Research at the Injury Prevention Center is focused on reducing injuries through prevention and educational programs that serve the community. Our researchers design, implement and evaluate innovative interventions that reduce injury among children and adults. Such interventions may target violence prevention, a safe home environment, safety in recreational activities, or responsible driving. Our research guides the development of action plans used for teaching the community about injury prevention. Public awareness and education is a critical step in our programs’ success.
Connecticut Injury Surveillance System
Lapidus (PI), Campbell , Rogers, Borrup, Gallo, Saleheen
We collect and maintain several large databases to describe the epidemiology of injury among Connecticut residents. The data include:
- Connecticut death certificates (1996-2010), all ages, all causes
- Connecticut Hospital Discharge Data (1990-2006, persons <20 years, all causes, 2006-2010 all ages, all causes)
- Connecticut Hospital Emergency Department Visits (1995-2006, persons <20 years, all causes, 2006-2010, all ages, all causes)
- Connecticut Motor Vehicle Crash File (1999-2010)
Our geographic information system (GIS) allows us to spatially analyze and map fatal and non-fatal injuries at the county, town, census tract, census block, or street address level. Our GIS system also allows us to integrate and correlate injury data with other geographic, census, and economic data. Injury surveillance information is disseminated broadly via newsletters, fact sheets and the Internet.
Identifying risk factors for ATV injury among children (a multi-state study)
Campbell (PI), Borrup, Saleheen, Lapidus
This is a study of children ≤15 years of age who sustain injuries while driving or riding on all-terrain vehicles (ATVs) that require hospitalization. A 27-item survey collects:
- Demographic, temporal and location information
- Previous experience riding at crash location
- Riding position
- Presence of passenger
- ATV use
- ATV riding experience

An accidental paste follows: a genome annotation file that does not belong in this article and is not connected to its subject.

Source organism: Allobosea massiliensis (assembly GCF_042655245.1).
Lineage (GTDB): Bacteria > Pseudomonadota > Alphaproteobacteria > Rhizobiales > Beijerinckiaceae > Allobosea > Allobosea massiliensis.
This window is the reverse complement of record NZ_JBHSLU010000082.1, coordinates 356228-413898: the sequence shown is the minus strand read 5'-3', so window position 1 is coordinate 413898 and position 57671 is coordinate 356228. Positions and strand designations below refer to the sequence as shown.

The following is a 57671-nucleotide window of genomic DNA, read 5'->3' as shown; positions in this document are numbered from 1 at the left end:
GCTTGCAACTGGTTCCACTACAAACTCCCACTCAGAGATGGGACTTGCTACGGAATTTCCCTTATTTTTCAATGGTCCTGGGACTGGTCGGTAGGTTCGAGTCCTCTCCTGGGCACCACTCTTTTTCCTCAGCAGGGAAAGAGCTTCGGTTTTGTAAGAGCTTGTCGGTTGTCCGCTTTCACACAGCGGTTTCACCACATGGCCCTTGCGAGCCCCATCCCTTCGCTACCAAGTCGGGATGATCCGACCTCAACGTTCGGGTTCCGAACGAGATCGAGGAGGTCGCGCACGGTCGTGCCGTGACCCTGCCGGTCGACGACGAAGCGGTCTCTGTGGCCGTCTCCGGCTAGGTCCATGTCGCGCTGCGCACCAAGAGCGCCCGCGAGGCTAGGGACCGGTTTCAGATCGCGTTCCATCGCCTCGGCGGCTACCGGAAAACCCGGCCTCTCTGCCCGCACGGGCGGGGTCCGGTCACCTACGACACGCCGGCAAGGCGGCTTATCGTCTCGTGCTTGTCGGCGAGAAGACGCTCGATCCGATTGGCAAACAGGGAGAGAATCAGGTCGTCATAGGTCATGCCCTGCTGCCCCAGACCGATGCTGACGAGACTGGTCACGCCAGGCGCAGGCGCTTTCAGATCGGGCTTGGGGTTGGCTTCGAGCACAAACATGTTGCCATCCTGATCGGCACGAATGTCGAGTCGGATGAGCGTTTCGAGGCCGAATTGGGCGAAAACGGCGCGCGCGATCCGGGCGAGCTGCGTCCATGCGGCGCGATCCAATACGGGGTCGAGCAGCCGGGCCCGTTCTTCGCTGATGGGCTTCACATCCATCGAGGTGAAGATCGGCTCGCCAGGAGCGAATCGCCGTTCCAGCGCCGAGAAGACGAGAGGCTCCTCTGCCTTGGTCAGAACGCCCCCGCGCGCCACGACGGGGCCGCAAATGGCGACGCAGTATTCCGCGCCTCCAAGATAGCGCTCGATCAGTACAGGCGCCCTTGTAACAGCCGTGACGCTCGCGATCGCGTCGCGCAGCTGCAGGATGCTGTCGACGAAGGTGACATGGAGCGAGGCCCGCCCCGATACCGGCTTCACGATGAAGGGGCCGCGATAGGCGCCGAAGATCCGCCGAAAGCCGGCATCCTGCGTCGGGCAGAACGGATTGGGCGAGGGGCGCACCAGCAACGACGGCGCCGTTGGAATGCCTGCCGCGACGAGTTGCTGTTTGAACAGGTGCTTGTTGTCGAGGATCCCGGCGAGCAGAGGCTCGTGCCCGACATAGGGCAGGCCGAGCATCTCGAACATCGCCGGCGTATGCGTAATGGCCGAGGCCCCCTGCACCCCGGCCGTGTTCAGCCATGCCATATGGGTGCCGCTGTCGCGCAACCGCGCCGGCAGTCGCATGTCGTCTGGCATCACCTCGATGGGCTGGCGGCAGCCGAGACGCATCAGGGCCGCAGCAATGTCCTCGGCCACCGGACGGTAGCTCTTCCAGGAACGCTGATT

- ATV description, presence of adult supervision
- Immediate cause of crash, estimated speed
- Use of protective equipment
- ATV ownership
- Helmet ownership
- ATV instruction
- Town and county of residence
- Attitudes toward ATV injury prevention and continued riding
Descriptive statistics are calculated for all variables for each study site. Comparisons between sites are analyzed using appropriate statistical methods. Pooled data will be analyzed to determine risk factors and circumstances contributing to injury. Study sites include: Connecticut Children's Medical Center (Hartford, CT), UMass Memorial (Worcester, MA), and Arkansas Children's Hospital (Little Rock, AR).
The Mature Driver Safety Study: A randomized controlled trial to determine the efficacy of a community-based screening and referral initiative using AAA’s Roadwise Review
Lapidus (PI), Fortin-McCue, Saleheen, Borrup, Chaudhary. Funded by Connecticut Department of Transportation and Jefferson House.
Motor vehicle crashes among mature drivers age 65 and older is an important traffic safety and public health issue. Accurately assessing declines in driving abilities and relating them to increased crash risk has been a goal of traffic safety professionals for many years. This is a randomized, controlled trial that aims to determine the efficacy of a community-based screening and referral initiative.
This study will determine the referral compliance rate and self-reported changes in driving behavior (e.g., reduction in nighttime, bad weather, or high-volume roads driving) among mature drivers who complete AAA's Roadwise Review screening, compared to a group who receive driver educational materials and are delayed screening for one month.
Fall Prevention Knowledge, Attitude, and Practice Among Municipal Health Department and Senior Center Directors
Lapidus (PI), Fortin-McCue, Fortinsky
Falls among adults 65 years or older is a major public health problem. At the state level, fall prevention efforts are widely viewed as a shared responsibility between the public health infrastructure and aging networks. The objective of this study is to describe municipal health department and senior center directors' knowledge of, attitude about, and provision of practice-related services for older adult fall prevention programs in Connecticut.
This will be an online survey study of 51 municipal health department directors and 178 senior center directors/senior coordinators. The survey will be done in collaboration with the Connecticut Association of Directors of Health, the Connecticut Association of Senior Center Personnel, and the Connecticut Department of Social Services, Division on Aging. The 16-question online survey consists is based upon a published survey of employees of senior- serving organizations in Washington State by Laing et al.
The results from this survey will provide a better understanding of how fall prevention and current fall prevention activity is viewed among critically important local leaders including municipal health department directors and senior center directors.
Referring Emergency Department Patients and Visitors to a Community Based Mature Driver Safety Program
Delgado (PI), Finnegan, Pachecho, Pappas, Fortin-McCue, Lapidus